Webinars aimed at discussing wolf management

OLYMPIA — The Washington Department of Fish and Wildlife has scheduled three online, interactive webinars this month and in October to discuss planning and management for wolf populations once they are no longer listed as endangered in the state.

“We know that wolves are a huge topic of interest to the public, and we want to hear everyone’s input, in a respectful and productive way, on how to manage them,” said the agency’s director Kelly Susewind. “These digital open houses will allow anyone who is interested to learn about Washington’s wolves, ask questions and find out how to provide feedback on the topic.”

While public comment won’t be accepted during the webinars, according to a news release from the agency, the goal is to both educate about wolves and share ways that people can voice their thoughts to agency officials. The input will help to inform the State Environmental Policy Act process that will be used to develop a post-recovery plan for wolves, according to the release.

The webinars will be held on the agency’s website from 6-7:30 pm. on Tuesday and Oct. 15 and from noon to 1 p.m. on Sept. 25.

Feedback sought on proposed changes to IDFG rules

BOISE — Hunters, anglers, trappers and other interested people can comment on proposed Idaho Department of Fish and Game rules published in the Idaho Administrative Rules September Bulletin.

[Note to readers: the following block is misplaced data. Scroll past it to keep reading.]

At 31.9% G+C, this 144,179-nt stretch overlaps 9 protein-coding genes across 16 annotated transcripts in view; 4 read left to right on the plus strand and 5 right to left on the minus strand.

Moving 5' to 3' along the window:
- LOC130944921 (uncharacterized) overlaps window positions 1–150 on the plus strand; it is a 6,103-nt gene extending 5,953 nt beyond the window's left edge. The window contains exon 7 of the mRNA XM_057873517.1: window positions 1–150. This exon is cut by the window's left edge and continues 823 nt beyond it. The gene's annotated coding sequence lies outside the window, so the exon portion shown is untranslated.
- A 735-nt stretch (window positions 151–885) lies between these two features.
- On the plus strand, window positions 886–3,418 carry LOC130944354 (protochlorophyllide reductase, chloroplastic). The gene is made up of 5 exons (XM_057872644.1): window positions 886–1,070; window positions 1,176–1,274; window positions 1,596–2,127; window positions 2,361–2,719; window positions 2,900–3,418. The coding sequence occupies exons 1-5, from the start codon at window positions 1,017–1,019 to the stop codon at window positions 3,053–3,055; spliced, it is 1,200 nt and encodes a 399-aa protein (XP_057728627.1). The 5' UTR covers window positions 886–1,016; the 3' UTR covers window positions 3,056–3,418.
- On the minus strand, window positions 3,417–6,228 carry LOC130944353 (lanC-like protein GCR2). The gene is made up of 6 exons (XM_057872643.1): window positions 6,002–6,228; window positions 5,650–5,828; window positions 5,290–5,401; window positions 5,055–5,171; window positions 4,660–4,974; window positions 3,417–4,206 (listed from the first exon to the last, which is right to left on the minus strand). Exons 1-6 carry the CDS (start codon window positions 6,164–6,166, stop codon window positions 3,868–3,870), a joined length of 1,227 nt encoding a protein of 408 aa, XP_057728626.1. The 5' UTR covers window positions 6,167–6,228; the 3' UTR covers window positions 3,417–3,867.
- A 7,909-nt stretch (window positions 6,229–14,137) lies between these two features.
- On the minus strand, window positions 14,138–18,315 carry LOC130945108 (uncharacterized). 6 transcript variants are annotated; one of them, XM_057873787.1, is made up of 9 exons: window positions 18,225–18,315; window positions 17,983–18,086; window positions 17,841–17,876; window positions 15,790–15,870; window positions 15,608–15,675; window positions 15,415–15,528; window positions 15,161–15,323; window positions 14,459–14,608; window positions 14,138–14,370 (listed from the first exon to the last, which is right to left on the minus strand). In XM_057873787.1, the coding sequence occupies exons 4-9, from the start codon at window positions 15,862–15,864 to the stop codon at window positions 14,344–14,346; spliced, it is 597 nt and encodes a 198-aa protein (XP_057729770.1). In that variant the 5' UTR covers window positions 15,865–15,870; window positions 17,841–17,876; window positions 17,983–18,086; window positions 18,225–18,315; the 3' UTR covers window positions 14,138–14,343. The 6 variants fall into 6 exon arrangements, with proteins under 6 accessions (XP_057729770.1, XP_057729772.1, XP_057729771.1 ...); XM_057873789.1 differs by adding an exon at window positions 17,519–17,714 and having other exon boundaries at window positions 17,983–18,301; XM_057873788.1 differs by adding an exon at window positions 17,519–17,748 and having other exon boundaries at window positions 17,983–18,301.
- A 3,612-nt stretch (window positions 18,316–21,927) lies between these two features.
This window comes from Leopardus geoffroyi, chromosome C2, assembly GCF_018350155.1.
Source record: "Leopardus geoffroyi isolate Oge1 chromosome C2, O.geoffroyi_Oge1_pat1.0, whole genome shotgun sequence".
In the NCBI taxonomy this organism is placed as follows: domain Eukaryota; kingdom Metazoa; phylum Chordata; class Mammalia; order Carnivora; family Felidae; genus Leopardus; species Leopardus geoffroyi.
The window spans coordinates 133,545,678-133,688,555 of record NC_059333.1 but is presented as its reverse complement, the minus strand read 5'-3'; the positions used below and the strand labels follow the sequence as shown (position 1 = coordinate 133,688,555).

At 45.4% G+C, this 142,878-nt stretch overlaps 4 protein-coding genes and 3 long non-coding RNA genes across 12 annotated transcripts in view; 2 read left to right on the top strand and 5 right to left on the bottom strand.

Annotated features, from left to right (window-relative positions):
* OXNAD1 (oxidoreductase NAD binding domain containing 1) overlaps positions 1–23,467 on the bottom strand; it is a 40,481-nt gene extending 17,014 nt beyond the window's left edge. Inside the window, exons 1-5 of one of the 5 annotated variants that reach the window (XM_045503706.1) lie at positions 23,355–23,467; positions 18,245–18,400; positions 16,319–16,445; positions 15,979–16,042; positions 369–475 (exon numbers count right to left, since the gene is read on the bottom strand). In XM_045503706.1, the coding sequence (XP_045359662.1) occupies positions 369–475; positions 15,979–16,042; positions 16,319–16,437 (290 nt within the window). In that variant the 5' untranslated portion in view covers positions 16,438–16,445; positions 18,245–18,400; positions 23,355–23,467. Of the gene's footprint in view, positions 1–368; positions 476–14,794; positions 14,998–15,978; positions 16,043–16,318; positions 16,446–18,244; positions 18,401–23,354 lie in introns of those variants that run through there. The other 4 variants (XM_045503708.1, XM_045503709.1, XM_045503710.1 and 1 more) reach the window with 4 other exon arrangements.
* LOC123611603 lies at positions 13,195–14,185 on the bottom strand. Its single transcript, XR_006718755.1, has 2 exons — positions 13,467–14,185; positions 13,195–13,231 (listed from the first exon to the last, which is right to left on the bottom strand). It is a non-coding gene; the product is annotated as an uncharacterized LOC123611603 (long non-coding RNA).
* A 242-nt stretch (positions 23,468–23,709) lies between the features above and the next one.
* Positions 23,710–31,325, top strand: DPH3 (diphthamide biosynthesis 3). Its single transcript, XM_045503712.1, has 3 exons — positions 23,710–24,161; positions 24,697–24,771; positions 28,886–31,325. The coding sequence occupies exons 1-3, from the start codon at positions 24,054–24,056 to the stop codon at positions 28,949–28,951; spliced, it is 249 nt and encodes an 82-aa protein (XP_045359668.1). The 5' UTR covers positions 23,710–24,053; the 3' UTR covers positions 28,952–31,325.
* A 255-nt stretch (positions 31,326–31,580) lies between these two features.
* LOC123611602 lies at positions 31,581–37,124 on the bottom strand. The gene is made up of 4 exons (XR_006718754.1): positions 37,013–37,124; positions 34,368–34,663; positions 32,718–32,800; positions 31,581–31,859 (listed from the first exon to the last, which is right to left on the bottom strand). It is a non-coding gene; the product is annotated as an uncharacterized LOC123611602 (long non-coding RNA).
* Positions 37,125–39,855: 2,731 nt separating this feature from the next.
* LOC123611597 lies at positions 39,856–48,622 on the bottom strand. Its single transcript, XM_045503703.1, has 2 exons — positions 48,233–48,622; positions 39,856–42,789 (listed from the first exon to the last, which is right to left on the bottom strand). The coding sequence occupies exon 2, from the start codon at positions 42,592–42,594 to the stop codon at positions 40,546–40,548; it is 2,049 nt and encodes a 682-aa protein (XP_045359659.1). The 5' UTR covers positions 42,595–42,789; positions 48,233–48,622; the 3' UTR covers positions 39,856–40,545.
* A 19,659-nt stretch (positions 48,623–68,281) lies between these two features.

Written comments must be received via email or post by Sept. 25 to Paul Kline, Deputy Director, Idaho Department of Fish and Game, P.O. Box 25 Boise, ID 83707 or rules@idfg.idaho.gov.

The rules available for comment include one that would limit nonresident participation in general season big game hunts without reducing resident opportunity. Another would reduce tag-buyer congestion for highly competitive general season capped tags. One would ban the importation of deer, moose and wild elk. The last would change the minimum age to hunt turkey with a Hunting Passport and allow the agency to require special permits to hunt planted pheasants in areas not already covered by existing permits.

The proposed rules, adopted by the Idaho Fish and Game Commission, must be approved by the 2020 Idaho Legislature to become effective.

Moscow bar is venue for wilderness foundation fundraiser

MOSCOW — The Selway Bitterroot Frank Church Foundation will hold a fundraiser at Tapped, a bar and restaurant at 210 S. Main St. here Wednesday.